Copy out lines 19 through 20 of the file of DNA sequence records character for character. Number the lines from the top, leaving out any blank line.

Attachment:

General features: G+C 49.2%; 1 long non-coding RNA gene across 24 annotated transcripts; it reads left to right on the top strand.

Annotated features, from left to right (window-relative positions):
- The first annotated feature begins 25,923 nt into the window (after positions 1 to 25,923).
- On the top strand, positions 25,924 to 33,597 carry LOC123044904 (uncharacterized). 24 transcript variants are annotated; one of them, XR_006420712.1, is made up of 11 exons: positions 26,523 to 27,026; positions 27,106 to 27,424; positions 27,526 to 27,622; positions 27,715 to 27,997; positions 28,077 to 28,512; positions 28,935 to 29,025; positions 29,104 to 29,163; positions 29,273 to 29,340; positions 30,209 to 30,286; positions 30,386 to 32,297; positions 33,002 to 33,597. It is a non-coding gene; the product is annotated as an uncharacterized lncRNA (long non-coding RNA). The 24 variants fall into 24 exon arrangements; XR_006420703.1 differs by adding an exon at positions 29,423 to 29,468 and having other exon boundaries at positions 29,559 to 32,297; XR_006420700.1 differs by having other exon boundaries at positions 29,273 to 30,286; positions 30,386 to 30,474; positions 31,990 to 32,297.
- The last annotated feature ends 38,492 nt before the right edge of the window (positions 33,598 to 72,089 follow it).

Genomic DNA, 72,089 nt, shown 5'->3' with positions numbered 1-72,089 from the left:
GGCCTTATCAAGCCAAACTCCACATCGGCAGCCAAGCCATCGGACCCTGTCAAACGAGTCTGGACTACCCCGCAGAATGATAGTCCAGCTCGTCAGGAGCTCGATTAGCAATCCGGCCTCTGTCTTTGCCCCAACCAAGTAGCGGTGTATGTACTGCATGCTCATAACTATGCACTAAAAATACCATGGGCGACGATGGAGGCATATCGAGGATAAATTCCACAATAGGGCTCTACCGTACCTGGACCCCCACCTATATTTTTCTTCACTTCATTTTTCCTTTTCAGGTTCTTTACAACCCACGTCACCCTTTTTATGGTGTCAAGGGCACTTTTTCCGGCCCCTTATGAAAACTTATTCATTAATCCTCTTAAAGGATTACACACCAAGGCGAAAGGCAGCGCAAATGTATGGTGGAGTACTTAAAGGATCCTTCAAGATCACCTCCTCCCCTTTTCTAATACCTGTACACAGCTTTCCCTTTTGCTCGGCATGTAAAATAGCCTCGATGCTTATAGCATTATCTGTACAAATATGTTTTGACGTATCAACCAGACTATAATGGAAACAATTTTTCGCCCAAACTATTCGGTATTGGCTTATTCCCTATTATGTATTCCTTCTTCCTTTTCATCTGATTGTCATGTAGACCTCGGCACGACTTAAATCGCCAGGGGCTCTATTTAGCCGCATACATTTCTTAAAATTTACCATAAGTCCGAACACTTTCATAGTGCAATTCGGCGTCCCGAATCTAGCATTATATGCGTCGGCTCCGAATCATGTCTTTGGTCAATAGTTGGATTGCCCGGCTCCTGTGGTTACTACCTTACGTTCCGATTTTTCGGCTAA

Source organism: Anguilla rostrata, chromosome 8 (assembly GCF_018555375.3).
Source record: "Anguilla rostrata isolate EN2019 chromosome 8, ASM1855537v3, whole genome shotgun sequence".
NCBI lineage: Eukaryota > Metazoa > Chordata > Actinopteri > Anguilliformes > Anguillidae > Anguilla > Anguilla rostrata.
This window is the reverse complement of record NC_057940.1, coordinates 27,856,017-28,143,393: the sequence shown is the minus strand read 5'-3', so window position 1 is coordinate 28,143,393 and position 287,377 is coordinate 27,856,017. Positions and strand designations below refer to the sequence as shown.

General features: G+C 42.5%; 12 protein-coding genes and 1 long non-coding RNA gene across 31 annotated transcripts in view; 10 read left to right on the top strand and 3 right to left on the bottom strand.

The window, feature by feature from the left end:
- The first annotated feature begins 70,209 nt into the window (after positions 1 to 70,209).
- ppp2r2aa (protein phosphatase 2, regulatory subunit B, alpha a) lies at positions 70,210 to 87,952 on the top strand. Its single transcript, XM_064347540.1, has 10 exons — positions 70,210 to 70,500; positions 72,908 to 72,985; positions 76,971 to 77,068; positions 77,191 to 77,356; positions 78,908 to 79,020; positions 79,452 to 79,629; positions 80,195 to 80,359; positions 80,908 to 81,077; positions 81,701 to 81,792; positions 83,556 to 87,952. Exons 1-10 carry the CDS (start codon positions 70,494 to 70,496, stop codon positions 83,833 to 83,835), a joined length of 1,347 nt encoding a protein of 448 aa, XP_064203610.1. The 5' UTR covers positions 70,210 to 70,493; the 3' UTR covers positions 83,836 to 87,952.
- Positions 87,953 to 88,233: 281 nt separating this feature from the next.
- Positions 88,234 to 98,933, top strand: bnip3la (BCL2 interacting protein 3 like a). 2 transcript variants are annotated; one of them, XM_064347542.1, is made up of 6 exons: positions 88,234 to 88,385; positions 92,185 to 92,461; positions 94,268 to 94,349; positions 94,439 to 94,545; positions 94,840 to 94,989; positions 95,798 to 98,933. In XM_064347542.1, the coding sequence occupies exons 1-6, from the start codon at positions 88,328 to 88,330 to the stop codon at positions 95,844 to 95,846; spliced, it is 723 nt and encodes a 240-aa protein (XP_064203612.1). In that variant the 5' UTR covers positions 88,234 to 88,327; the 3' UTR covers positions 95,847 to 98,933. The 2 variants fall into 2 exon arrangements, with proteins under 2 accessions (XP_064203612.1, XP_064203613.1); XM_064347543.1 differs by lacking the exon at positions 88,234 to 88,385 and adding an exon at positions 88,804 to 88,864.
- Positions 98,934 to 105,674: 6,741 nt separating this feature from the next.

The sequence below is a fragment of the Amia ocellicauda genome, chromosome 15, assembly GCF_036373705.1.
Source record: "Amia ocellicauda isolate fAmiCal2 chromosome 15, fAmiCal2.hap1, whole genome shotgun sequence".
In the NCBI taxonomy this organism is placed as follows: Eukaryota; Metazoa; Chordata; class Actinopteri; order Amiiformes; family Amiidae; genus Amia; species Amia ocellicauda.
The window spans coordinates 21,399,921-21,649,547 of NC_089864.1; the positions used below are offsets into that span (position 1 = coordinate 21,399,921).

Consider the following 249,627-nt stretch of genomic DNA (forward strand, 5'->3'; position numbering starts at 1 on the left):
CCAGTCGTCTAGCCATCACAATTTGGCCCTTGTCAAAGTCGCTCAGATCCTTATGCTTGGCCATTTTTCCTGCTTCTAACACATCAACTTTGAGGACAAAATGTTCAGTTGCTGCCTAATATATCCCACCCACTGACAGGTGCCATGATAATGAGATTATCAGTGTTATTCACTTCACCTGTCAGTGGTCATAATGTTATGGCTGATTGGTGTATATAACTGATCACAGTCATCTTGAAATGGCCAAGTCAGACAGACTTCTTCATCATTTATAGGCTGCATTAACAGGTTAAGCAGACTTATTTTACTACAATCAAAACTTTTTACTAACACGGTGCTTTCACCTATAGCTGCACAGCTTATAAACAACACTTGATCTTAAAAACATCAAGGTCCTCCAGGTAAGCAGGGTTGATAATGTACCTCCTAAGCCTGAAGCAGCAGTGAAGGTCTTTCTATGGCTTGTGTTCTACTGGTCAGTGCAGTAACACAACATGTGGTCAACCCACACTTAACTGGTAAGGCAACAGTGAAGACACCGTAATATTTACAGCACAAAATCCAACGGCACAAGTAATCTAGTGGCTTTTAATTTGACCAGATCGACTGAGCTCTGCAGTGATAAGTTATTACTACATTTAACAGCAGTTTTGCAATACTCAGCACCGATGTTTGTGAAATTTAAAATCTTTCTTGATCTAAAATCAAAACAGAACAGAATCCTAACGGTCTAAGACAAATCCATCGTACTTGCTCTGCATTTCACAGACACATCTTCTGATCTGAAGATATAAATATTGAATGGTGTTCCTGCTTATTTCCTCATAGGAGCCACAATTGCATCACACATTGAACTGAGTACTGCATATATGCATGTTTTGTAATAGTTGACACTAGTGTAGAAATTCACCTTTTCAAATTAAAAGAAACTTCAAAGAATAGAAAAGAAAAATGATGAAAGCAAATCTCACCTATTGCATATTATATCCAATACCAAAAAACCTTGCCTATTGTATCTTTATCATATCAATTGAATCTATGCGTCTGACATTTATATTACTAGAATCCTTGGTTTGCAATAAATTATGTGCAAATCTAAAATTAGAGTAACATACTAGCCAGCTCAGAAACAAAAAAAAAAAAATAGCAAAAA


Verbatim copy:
The sequence below is a fragment of the Amia ocellicauda genome, chromosome 15, assembly GCF_036373705.1.
Source record: "Amia ocellicauda isolate fAmiCal2 chromosome 15, fAmiCal2.hap1, whole genome shotgun sequence".